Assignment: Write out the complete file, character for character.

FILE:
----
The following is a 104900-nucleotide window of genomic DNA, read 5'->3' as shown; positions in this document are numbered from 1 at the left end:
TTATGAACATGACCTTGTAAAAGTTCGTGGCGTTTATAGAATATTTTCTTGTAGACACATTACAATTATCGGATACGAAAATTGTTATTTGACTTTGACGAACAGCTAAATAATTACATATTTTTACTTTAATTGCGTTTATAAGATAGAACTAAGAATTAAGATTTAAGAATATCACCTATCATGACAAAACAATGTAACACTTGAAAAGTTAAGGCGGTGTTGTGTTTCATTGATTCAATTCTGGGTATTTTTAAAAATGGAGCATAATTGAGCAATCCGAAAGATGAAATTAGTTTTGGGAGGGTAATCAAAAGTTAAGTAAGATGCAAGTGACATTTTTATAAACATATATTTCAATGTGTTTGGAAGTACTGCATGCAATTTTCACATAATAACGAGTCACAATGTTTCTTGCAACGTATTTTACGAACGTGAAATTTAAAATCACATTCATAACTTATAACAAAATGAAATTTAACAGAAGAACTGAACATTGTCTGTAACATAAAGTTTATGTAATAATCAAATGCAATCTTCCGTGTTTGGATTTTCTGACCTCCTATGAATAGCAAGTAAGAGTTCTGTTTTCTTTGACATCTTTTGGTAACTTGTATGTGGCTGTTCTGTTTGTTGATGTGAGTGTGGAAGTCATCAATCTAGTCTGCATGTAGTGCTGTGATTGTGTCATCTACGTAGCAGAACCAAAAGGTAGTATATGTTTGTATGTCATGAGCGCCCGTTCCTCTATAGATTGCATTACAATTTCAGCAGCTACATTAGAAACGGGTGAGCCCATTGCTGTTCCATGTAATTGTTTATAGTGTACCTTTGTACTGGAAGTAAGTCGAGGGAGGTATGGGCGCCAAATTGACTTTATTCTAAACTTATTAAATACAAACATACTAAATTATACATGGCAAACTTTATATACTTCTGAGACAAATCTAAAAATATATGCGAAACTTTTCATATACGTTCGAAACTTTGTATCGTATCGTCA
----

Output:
The following is a 104900-nucleotide window of genomic DNA, read 5'->3' as shown; positions in this document are numbered from 1 at the left end:
TTATGAACATGACCTTGTAAAAGTTCGTGGCGTTTATAGAATATTTTCTTGTAGACACATTACAATTATCGGATACGAAAATTGTTATTTGACTTTGACGAACAGCTAAATAATTACATATTTTTACTTTAATTGCGTTTATAAGATAGAACTAAGAATTAAGATTTAAGAATATCACCTATCATGACAAAACAATGTAACACTTGAAAAGTTAAGGCGGTGTTGTGTTTCATTGATTCAATTCTGGGTATTTTTAAAAATGGAGCATAATTGAGCAATCCGAAAGATGAAATTAGTTTTGGGAGGGTAATCAAAAGTTAAGTAAGATGCAAGTGACATTTTTATAAACATATATTTCAATGTGTTTGGAAGTACTGCATGCAATTTTCACATAATAACGAGTCACAATGTTTCTTGCAACGTATTTTACGAACGTGAAATTTAAAATCACATTCATAACTTATAACAAAATGAAATTTAACAGAAGAACTGAACATTGTCTGTAACATAAAGTTTATGTAATAATCAAATGCAATCTTCCGTGTTTGGATTTTCTGACCTCCTATGAATAGCAAGTAAGAGTTCTGTTTTCTTTGACATCTTTTGGTAACTTGTATGTGGCTGTTCTGTTTGTTGATGTGAGTGTGGAAGTCATCAATCTAGTCTGCATGTAGTGCTGTGATTGTGTCATCTACGTAGCAGAACCAAAAGGTAGTATATGTTTGTATGTCATGAGCGCCCGTTCCTCTATAGATTGCATTACAATTTCAGCAGCTACATTAGAAACGGGTGAGCCCATTGCTGTTCCATGTAATTGTTTATAGTGTACCTTTGTACTGGAAGTAAGTCGAGGGAGGTATGGGCGCCAAATTGACTTTATTCTAAACTTATTAAATACAAACATACTAAATTATACATGGCAAACTTTATATACTTCTGAGACAAATCTAAAAATATATGCGAAACTTTTCATATACGTTCGAAACTTTGTATCGTATCGTCA